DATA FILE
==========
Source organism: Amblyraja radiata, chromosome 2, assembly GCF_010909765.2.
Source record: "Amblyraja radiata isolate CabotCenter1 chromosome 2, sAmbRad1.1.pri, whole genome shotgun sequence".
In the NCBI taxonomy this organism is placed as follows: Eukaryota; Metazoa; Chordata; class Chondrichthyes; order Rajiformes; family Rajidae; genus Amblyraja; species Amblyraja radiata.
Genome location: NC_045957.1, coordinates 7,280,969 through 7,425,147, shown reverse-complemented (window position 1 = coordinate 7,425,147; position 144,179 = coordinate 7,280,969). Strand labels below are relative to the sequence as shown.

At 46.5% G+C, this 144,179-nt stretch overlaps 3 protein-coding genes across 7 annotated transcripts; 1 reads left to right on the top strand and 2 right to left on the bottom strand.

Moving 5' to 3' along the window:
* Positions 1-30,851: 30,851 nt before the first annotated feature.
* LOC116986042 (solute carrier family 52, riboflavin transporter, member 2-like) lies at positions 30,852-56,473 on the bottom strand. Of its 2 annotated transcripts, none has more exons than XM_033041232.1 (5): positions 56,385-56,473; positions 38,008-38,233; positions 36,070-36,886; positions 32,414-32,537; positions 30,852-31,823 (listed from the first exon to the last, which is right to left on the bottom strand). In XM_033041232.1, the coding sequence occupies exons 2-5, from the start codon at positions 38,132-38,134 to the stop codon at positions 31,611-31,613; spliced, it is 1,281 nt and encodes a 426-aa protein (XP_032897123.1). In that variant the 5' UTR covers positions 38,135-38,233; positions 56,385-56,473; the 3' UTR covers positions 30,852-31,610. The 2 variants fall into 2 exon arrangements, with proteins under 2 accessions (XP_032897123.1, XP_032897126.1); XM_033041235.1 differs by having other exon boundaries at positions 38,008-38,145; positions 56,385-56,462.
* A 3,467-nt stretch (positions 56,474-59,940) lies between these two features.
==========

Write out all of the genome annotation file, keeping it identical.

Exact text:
Source organism: Amblyraja radiata, chromosome 2, assembly GCF_010909765.2.
Source record: "Amblyraja radiata isolate CabotCenter1 chromosome 2, sAmbRad1.1.pri, whole genome shotgun sequence".
In the NCBI taxonomy this organism is placed as follows: Eukaryota; Metazoa; Chordata; class Chondrichthyes; order Rajiformes; family Rajidae; genus Amblyraja; species Amblyraja radiata.
Genome location: NC_045957.1, coordinates 7,280,969 through 7,425,147, shown reverse-complemented (window position 1 = coordinate 7,425,147; position 144,179 = coordinate 7,280,969). Strand labels below are relative to the sequence as shown.

At 46.5% G+C, this 144,179-nt stretch overlaps 3 protein-coding genes across 7 annotated transcripts; 1 reads left to right on the top strand and 2 right to left on the bottom strand.

Moving 5' to 3' along the window:
* Positions 1-30,851: 30,851 nt before the first annotated feature.
* LOC116986042 (solute carrier family 52, riboflavin transporter, member 2-like) lies at positions 30,852-56,473 on the bottom strand. Of its 2 annotated transcripts, none has more exons than XM_033041232.1 (5): positions 56,385-56,473; positions 38,008-38,233; positions 36,070-36,886; positions 32,414-32,537; positions 30,852-31,823 (listed from the first exon to the last, which is right to left on the bottom strand). In XM_033041232.1, the coding sequence occupies exons 2-5, from the start codon at positions 38,132-38,134 to the stop codon at positions 31,611-31,613; spliced, it is 1,281 nt and encodes a 426-aa protein (XP_032897123.1). In that variant the 5' UTR covers positions 38,135-38,233; positions 56,385-56,473; the 3' UTR covers positions 30,852-31,610. The 2 variants fall into 2 exon arrangements, with proteins under 2 accessions (XP_032897123.1, XP_032897126.1); XM_033041235.1 differs by having other exon boundaries at positions 38,008-38,145; positions 56,385-56,462.
* A 3,467-nt stretch (positions 56,474-59,940) lies between these two features.